- June 10, 2015 at 11:09 pm
I just started using Compressor 4.2 as a standalone program. I upgraded from C3 hoping that I would see some dramatic speed improvements and am experiencing transcoding times that seem insanely slow – nearly as slow as with Compressor 3.
I am transcoding Sony F55 MXF files to ProRes 422 HQ. I am also performing a frame rate conversion from 23.98 progressive to 29.97 interlaced (and using Best Quality – Motion Compensated retiming in Compressor to maintain the original clip duration). I know these settings are a bit more time-consuming than your garden variety transcode but it’s been EXTREMELY slow going. A 2 minute clip takes over 30 minutes to transcode. Is this normal??
I’m running 1 additional instance of compressor in the cluster settings (that was the max that Compressor would allow for my iMac i7 processor). Running the additional instance doesn’t seem to make much difference in speed. When I look at Activity Monitor while Compressor is running it seems that 4 of my 8 virtual cores are running at 60-80%, the other 4 are barely working. Could I be putting my processor to more efficient use somehow?
Any tips would be MUCH appreciated. I have to use Compressor for this job as it is the only compression software I know of that will perform retiming when converting frame rates but the amount of time it’s taking is debilitating for my workflow. Thanks!
iMac (27-inch, Mid 2011)
3.4 GHz Intel Core i7
16 GB 1333 MHz DDR3
OSX 10.10.3 (Yosemite)
AMD Radeon HD 6970M 1024 MB
- June 11, 2015 at 12:02 am
Way too slow. Use this workflow:
23.98 to 29.97 via Compressor:
1. Drop clips you want to convert into Compressor
2. In Compressor, select your video then right click and choose NEW TARGET WITH SETTING > APPLE > FORMATS > QUICKTIME > APPLE PRORES 422 (HQ). Or pick whatever codec you like to work with.
3. Click on that newly created compression setting to open it in the Inspector window. Click the Encoder tab. Click the Video: (Settings…) button. Make the frame rate 29.97. Check the interlaced box. Set it’s drop down menu to Bottom field first. Click OK.
4. Click the Frame Controls tab. Set Frame Controls to On. Set Output Fields to Bottom first. Leave Deinterlace on Fast. Leave Adaptive Details checked. Leave Rate Conversion set to Fast. Leave the Set Duration to: on 100% and make sure it’s radio button is selected and NOT the “so source frames play at 29.97 fps” button.
5. Make changes to the Filters or Geometry sections as needed. Those settings listed above are the ones critical to getting the proper 3:2 pulldown added.
6. Submit the compression, then bring the resulting video back into Final Cut Pro. Place it in a 29.97 timeline and make sure you watch it on an NTSC monitor to verify that it looks good. If you step through it frame-by-frame you should see the familiar pattern of 2 split/interlaced frames followed by 3 whole frames. This is a very important step. I tried many solutions that looked OK playing back on the computer monitor, but looked terrible on the NTSC monitor.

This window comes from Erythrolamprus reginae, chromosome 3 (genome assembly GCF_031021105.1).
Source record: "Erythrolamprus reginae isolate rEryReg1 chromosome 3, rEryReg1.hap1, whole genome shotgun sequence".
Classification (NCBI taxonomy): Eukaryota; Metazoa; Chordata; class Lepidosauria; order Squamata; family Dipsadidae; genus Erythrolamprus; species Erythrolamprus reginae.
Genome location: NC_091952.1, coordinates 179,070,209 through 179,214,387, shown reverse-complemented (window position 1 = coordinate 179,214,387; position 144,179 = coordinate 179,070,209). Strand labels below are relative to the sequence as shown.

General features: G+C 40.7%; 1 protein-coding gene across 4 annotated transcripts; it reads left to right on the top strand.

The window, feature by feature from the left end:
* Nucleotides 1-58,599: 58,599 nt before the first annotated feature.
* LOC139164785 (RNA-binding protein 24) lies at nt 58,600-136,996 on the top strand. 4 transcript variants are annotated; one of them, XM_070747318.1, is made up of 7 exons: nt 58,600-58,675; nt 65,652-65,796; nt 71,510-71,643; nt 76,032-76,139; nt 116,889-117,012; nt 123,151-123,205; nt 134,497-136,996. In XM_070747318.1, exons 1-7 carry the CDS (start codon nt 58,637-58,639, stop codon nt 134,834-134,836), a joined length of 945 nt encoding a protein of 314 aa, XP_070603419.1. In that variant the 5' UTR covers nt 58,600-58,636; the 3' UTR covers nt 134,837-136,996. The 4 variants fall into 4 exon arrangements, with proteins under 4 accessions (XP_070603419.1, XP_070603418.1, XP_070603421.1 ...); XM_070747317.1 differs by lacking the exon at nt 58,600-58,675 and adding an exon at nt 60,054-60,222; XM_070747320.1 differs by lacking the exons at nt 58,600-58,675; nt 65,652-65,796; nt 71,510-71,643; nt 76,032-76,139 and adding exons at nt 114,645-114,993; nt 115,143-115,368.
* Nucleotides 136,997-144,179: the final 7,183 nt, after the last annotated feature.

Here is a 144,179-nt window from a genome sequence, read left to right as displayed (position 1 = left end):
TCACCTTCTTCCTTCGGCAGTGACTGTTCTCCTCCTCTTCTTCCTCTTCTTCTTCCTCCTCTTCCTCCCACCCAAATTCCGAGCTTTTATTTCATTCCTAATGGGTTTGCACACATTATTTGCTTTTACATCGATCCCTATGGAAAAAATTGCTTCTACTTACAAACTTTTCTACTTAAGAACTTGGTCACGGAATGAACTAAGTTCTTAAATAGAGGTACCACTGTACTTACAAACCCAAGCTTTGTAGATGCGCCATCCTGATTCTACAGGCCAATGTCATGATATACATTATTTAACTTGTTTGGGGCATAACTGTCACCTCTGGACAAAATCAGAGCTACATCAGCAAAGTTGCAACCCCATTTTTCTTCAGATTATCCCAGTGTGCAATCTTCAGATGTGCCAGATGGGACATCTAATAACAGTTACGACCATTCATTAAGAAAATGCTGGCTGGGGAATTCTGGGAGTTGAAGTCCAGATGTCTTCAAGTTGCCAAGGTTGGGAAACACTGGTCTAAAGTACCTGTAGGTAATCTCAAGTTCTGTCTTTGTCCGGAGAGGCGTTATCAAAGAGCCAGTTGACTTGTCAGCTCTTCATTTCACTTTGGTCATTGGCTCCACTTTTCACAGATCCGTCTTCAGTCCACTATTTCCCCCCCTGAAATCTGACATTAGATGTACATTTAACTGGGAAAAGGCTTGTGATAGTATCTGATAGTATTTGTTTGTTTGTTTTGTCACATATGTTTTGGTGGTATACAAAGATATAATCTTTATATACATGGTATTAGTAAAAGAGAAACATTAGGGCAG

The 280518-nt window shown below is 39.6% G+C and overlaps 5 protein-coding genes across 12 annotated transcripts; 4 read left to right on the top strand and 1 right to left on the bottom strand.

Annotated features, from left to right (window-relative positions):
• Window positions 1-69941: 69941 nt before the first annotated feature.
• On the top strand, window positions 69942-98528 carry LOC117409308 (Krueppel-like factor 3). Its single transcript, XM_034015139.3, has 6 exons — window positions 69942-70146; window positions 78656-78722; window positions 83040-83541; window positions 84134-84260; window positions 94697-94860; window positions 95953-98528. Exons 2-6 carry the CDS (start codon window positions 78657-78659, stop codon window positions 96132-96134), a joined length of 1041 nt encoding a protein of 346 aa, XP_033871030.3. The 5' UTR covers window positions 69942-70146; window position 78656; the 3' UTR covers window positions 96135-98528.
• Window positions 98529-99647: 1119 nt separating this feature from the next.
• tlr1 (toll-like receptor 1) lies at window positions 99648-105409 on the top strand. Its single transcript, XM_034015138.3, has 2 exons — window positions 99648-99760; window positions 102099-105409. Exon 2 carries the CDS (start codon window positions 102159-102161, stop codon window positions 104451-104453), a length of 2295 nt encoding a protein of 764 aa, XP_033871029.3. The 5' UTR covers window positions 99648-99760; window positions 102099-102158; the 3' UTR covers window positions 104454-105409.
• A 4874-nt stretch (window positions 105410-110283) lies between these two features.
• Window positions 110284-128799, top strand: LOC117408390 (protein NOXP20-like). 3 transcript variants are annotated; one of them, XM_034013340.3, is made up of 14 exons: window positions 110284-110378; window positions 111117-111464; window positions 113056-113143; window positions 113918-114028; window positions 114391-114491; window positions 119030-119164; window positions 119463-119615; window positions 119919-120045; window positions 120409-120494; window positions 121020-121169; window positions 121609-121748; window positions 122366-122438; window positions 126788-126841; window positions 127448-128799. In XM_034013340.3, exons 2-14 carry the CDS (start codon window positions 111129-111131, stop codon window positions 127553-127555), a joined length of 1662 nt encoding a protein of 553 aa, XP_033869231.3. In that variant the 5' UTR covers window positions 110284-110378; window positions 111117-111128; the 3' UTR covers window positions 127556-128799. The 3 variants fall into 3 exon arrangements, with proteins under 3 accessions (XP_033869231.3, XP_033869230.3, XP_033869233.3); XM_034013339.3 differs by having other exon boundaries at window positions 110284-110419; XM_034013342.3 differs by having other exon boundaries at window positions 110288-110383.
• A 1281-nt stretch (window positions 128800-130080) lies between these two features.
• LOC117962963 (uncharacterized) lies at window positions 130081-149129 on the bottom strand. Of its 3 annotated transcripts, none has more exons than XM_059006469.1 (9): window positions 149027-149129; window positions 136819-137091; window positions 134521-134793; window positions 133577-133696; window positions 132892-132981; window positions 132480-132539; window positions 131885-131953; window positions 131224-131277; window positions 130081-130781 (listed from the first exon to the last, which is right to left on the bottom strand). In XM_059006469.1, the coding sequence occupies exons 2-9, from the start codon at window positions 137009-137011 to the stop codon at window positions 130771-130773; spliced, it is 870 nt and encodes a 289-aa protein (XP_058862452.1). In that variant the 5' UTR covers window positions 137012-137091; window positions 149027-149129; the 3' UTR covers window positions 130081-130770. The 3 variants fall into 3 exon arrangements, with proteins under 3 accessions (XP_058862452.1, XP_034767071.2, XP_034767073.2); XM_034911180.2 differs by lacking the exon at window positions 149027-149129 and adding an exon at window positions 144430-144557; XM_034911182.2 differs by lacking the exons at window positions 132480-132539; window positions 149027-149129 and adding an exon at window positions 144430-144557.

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- June 11, 2015 at 12:28 am
My workflow was exactly the one you suggest, except that I have Upper First selected for field order. But that shouldn’t make a difference in the speed, right?
I also don’t see a setting in this version of Compressor for the “Fast” deinterlace, or “Fast Rate Conversion.” Here is a screenshot of the Compressor Video Settings window: screenshot2015-06-10at5.35.07pm.png
- June 11, 2015 at 2:23 am
Those times look about right given your systems specs (4 year old iMac) and that you’ve turned up Motion Estimation to Best Quality. Your options are to turn the motion estimation down to the default setting and/or purchase a beefier computer with more horsepower.
- June 12, 2015 at 5:06 am
- June 12, 2015 at 10:35 pm
Thanks for the advice everyone!
I will probably just go back to the default setting. On a couple of clips I ran I seemed to be sacrificing some quality with the lower setting (the image was more ghosty and the interlacing was more pronounced in pans, etc) than on the motion compensated setting… but I wasn’t doing a really proper test with two identical clips so perhaps that was simply due to difference in motion between the clips I looked at.
- June 14, 2015 at 6:11 pm
Why transcode to 29.97? I always finish my shows as they were shot at 23.976 and then output the final to whatever broadcast specs are required, whether NTSC or PAL. It’s called the universal mastering format.
DK Davis / Editor/ Post Super
- June 14, 2015 at 10:21 pm
Why indeed. That’s the first question I asked when I came on as AE. The workflow doesn’t make sense and has caused numerous problems all down the line. However, as I was brought on mid-show this is the workflow I have to deal with at least until we wrap post on the current episode. Right now my focus is on creating master source files that are as high quality and problem-free as possible…
- June 15, 2015 at 12:14 pm
[Daryl K Davis] “Why transcode to 29.97? I always finish my shows as they were shot at 23.976 and then output the final to whatever broadcast specs are required, whether NTSC or PAL.”
It sounds like that’s exactly what they are doing. The show is in 23.976 and now it’s time to deliver in NTSC broadcast which is 29.97. It makes perfect sense. Telecine is a well understood algorithm and there should be no problems adding telecine in compressor. I’m surprised that compressor has a setting for Reverse Telecine and not Telecine it self. Perhaps it does this without asking? I’ll have to to test and see.
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